Stress-free school lunchesHome » Latest issue » Good, issue 17 » Stress-free school lunches
As each school morning rolls around we’re faced with the same dilemma – what to put in the kids’ lunch boxes
A litterless lunch means once lunch is eaten, the only things left are compostable items, such as banana peels or apple cores, and storage containers that can be washed and reused. Here are 15 ideas for smart, healthy and litterless lunchboxes:
- Kick-start the year by stocking up on small lidded containers and quality drink bottles. Stainless steel containers are better than plastic if you’re concerned about risk from chemicals such as bisphenol A and phthalates.
- Buy or make your own reusable sandwich wraps. Click here for step by step instructions on how to make your own washable cloth wraps.
- Reuse small peanut butter, jam and honey jars to transport yummy homemade dips and vege sticks including cucumber, baby corn, cherry tomatoes, and zucchini.
- Sushi is an excellent way of getting filling carbs (rice), veges (cucumber or carrot slices) egg, avocado and other such goodies into your children. Make sushi rolls and wrap them in cling film. Kept airtight they’ll keep in the fridge overnight, then slice them. Adding a little vinegar to the rice decreases its pH and helps inhibit potentially harmful micro-organisms.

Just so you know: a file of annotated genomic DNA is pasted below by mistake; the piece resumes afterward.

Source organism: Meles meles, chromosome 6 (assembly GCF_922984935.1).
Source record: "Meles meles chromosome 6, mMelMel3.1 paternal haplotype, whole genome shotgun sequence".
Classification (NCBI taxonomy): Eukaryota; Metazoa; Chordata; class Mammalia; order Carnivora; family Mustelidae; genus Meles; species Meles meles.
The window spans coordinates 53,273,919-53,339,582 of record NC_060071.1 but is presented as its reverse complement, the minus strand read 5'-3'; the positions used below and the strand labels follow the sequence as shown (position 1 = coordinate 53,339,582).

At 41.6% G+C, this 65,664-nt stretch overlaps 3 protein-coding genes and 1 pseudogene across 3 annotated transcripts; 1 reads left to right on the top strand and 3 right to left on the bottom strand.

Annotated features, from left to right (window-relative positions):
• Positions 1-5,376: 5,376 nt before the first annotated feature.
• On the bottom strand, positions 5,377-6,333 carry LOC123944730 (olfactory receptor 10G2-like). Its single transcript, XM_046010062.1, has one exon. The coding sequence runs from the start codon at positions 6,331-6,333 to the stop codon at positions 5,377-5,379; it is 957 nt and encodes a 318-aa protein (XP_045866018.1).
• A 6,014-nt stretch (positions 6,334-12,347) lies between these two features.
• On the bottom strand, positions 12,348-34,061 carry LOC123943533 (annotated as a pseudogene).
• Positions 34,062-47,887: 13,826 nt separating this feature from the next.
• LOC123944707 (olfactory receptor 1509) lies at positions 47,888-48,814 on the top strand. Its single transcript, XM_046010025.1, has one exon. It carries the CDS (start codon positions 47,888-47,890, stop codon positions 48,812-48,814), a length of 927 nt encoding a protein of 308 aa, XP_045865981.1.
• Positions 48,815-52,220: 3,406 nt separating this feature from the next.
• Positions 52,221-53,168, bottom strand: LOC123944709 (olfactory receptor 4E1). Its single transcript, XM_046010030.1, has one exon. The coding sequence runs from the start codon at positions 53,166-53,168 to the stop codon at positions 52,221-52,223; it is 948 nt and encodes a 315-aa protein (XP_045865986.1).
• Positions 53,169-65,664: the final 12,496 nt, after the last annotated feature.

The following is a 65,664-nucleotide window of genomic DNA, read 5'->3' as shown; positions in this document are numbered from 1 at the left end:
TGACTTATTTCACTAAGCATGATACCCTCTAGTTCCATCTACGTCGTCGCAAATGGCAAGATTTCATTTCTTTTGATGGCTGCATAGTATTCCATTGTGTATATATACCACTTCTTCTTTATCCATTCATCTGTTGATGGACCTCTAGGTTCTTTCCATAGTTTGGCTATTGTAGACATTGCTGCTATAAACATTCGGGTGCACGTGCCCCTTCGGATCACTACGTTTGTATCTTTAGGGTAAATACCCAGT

- Make the most of late summer apples by borrowing a friend’s dehydrator. Go crazy making your own tasty apple chews.
- Free-range boiled eggs and fairtrade bananas are good in so many ways; healthy, filling and already wrapped!
- Bake and freeze double lots of fruit or savoury muffins using re-usable individual silicone muffin cases.
- Make sandwiches more appealing by cutting them into fun shapes. Use or a bread knife to remove crusts and slice into delicate club sandwiches or roll up a slice of cheese and a pickle and secure with a toothpick.
- Create burritos by wrapping a flour tortilla around leftovers, grated cheese, and salad for a healthy sandwich alternative that can travel well in a lunch box.
- Buy big tubs of yoghurt, or make your own, and freeze in small containers for lunches. This will also help to keep other items cool. Include a wooden spoon or reusable utensils and a small damp cloth in the young children’s lunchboxes so they can wipe any spills.
- Always pack a water bottle. Soft drink or fruit juice can be high in sugar and often contains the preservative sodium benzoate, which can promote unfocused behaviour.
- Pop dinner leftovers into small containers for a sandwich alternative; pizza, macaroni and cheese, lasagne and spaghetti are surprisingly yummy even when cold.
- Involving your children in making their own food means they’ll be more likely to enjoy eating it – and less inclined to bin it without a moment’s thought to the effort that went into its preparation. Line up the bread and a choice of fillings and have your older kids put together their own sandwich combos. Satisfy hungry teens with long bread rolls filled with shredded lettuce, grated carrot and cheese and tasty leftovers from the night before.
- Fill small containers with pasta salads made with silly pasta shapes.
- Encourage your children to bring home any uneaten food so any peelings can be composted and you can see what they’re not eating.
For more ideas and information, check out The Good Green Lunchbox: Tasty, Healthy Lunches and Picnics, New Holland 2010, $20, and Healthy Family, Happy Family by Karen Fisher, Exisle 2010, $40.